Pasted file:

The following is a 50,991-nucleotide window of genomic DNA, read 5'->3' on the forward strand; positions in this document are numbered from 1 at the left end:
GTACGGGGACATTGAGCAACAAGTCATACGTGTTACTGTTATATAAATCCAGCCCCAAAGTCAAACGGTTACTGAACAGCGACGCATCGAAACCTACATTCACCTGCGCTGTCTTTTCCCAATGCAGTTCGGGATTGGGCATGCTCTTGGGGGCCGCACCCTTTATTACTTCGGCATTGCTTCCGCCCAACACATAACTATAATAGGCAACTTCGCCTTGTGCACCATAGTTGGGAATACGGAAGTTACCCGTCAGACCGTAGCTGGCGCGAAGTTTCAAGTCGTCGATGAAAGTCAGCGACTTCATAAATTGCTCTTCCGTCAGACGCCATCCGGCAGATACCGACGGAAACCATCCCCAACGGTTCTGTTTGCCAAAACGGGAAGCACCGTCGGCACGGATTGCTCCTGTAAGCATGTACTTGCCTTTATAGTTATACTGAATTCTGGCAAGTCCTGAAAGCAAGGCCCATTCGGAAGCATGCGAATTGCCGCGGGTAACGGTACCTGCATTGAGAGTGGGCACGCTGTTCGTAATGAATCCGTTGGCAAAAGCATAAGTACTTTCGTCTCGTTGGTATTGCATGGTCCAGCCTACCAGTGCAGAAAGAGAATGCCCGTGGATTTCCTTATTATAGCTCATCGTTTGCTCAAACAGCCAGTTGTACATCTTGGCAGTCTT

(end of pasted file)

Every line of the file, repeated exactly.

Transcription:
The following is a 50,991-nucleotide window of genomic DNA, read 5'->3' on the forward strand; positions in this document are numbered from 1 at the left end:
GTACGGGGACATTGAGCAACAAGTCATACGTGTTACTGTTATATAAATCCAGCCCCAAAGTCAAACGGTTACTGAACAGCGACGCATCGAAACCTACATTCACCTGCGCTGTCTTTTCCCAATGCAGTTCGGGATTGGGCATGCTCTTGGGGGCCGCACCCTTTATTACTTCGGCATTGCTTCCGCCCAACACATAACTATAATAGGCAACTTCGCCTTGTGCACCATAGTTGGGAATACGGAAGTTACCCGTCAGACCGTAGCTGGCGCGAAGTTTCAAGTCGTCGATGAAAGTCAGCGACTTCATAAATTGCTCTTCCGTCAGACGCCATCCGGCAGATACCGACGGAAACCATCCCCAACGGTTCTGTTTGCCAAAACGGGAAGCACCGTCGGCACGGATTGCTCCTGTAAGCATGTACTTGCCTTTATAGTTATACTGAATTCTGGCAAGTCCTGAAAGCAAGGCCCATTCGGAAGCATGCGAATTGCCGCGGGTAACGGTACCTGCATTGAGAGTGGGCACGCTGTTCGTAATGAATCCGTTGGCAAAAGCATAAGTACTTTCGTCTCGTTGGTATTGCATGGTCCAGCCTACCAGTGCAGAAAGAGAATGCCCGTGGATTTCCTTATTATAGCTCATCGTTTGCTCAAACAGCCAGTTGTACATCTTGGCAGTCTT